Asia sends us more than just tainted manufactured goods
SINCE AT LEAST the 1990s, scientists have known that pollution from Asia travels on the jet stream, carrying black carbon, nitrous oxide, particulates, and other contaminants to North America and other places in its path. On some days, Asian-sourced pollution accounts for 20 percent of West Coast smog. It brings haze deep into the continent. And it deposits mercury into our lakes and streams.
For the United States, the ill effects of China’s traveling pollution are partly a problem of our own making. By granting China most favored nation status without essential protections, the U.S. government lowered trade barriers and opened the way for the export of vast numbers of U.S. manufacturing jobs. Of course, China developed a gargantuan appetite for new energy to power its newfound manufacturing juggernaut and its exploding middle class. For a period of time, China was bringing online at least one new coal-fired plant a week. With that country’s lax environmental controls, pollution surged, surpassing U.S. carbon dioxide emissions in 2006 and continuing to spiral upwards.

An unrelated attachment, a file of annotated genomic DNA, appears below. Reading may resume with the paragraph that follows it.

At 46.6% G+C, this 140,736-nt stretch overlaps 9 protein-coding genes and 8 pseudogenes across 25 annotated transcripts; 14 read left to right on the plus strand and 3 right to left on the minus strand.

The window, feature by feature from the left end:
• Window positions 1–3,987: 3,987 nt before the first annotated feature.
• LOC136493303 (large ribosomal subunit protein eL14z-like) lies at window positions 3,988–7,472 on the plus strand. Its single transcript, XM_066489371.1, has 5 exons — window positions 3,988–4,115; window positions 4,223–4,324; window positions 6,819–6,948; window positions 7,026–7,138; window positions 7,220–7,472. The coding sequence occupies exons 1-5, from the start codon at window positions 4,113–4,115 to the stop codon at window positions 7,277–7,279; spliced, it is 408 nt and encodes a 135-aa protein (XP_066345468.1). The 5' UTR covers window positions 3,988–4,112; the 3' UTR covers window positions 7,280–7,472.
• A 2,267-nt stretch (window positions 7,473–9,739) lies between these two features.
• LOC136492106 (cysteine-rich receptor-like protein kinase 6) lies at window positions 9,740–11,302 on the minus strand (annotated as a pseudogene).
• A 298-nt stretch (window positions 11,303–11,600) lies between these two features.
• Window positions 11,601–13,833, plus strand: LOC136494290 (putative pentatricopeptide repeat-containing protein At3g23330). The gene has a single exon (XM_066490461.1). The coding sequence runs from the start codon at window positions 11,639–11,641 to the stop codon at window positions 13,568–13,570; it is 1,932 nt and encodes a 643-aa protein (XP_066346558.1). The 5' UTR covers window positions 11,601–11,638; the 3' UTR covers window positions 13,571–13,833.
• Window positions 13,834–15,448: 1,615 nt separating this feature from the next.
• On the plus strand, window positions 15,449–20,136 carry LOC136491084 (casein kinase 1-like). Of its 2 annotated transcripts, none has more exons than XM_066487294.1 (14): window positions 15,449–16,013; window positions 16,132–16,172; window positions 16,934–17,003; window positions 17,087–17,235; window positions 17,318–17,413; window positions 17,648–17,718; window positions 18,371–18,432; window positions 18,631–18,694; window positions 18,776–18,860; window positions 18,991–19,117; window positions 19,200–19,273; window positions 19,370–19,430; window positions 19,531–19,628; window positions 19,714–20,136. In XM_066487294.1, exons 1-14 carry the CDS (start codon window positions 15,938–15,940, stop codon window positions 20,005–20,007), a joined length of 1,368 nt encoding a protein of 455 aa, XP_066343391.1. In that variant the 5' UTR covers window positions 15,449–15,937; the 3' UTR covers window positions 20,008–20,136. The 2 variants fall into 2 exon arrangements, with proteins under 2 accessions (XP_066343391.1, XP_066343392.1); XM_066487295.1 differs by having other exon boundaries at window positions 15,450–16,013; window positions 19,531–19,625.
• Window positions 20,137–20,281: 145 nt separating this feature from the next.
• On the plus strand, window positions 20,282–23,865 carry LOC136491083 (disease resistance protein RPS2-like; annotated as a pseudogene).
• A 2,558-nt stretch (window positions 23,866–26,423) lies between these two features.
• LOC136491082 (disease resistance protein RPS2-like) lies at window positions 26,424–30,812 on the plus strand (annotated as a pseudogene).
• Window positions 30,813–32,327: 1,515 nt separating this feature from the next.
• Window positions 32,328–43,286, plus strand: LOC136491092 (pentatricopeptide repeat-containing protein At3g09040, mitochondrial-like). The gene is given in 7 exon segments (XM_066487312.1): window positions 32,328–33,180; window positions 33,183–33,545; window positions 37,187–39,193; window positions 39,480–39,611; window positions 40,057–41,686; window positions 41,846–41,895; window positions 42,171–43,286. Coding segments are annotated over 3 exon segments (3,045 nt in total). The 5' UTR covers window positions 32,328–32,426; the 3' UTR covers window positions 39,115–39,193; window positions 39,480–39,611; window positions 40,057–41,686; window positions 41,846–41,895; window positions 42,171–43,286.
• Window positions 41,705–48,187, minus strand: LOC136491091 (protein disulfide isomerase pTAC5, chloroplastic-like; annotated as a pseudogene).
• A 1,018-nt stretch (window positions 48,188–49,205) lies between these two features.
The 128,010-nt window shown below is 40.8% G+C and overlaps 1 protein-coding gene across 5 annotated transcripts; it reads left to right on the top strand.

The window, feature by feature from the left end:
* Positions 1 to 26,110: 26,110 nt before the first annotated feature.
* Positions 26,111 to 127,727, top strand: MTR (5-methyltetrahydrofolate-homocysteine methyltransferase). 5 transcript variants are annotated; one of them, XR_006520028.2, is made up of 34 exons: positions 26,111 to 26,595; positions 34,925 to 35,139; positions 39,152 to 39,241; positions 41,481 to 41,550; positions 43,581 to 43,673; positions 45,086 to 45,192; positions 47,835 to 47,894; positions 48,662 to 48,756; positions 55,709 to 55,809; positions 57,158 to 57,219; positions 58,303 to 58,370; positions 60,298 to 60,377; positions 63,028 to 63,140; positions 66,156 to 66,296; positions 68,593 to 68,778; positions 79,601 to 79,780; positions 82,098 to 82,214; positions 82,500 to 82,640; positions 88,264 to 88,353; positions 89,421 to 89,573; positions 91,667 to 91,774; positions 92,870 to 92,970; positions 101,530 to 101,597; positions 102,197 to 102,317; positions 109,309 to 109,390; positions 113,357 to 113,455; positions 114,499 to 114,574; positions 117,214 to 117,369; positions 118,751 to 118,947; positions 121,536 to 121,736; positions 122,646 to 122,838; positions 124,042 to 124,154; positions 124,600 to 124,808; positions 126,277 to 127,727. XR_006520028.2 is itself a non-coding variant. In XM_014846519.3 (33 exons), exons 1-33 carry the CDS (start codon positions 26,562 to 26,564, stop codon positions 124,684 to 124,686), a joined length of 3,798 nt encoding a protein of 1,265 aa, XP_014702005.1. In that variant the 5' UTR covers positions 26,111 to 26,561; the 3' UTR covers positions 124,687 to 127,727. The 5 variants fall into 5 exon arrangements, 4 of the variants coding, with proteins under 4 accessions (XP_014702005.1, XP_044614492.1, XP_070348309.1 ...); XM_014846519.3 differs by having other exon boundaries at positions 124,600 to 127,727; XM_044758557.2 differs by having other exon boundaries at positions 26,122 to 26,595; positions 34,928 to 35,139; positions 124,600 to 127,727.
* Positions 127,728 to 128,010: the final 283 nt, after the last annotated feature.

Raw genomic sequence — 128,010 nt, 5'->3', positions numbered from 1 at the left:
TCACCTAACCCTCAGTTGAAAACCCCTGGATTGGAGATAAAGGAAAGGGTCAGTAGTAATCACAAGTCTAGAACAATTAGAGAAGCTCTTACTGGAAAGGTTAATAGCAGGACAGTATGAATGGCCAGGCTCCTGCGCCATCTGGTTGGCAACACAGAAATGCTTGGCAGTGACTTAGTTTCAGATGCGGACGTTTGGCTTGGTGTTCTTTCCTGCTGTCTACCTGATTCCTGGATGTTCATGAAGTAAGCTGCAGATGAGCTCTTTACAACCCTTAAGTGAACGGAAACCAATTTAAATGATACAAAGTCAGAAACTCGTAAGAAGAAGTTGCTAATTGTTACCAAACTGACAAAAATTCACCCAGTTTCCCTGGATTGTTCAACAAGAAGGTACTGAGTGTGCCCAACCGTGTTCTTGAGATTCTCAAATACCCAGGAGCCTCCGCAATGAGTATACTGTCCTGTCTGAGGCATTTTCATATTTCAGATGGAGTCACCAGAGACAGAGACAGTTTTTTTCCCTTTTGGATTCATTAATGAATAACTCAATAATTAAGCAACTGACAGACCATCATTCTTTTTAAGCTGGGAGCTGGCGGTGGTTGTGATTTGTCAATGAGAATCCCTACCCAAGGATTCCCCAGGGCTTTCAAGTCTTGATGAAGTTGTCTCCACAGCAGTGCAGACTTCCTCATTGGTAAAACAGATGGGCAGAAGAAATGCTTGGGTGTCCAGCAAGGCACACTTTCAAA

Today China is the world’s largest exporter and America its largest customer. Chinese workers have flooded into already crowded urban areas, where the air is now thick with uncontrolled pollution. A sea of manufacturing plants hum with power produced with few if any emission controls, while poorly regulated industrial practices sometimes use toxic materials outlawed in the West many years ago.
As long as America keeps buying these tainted goods, the Chinese have little incentive to change their operations. Meanwhile, U.S. manufacturers that continue to operate on home soil face steep competitive disadvantages: China’s tragically cheap labor, its inadequate investment in worker safety and health, and its disregard for the environment, among other things.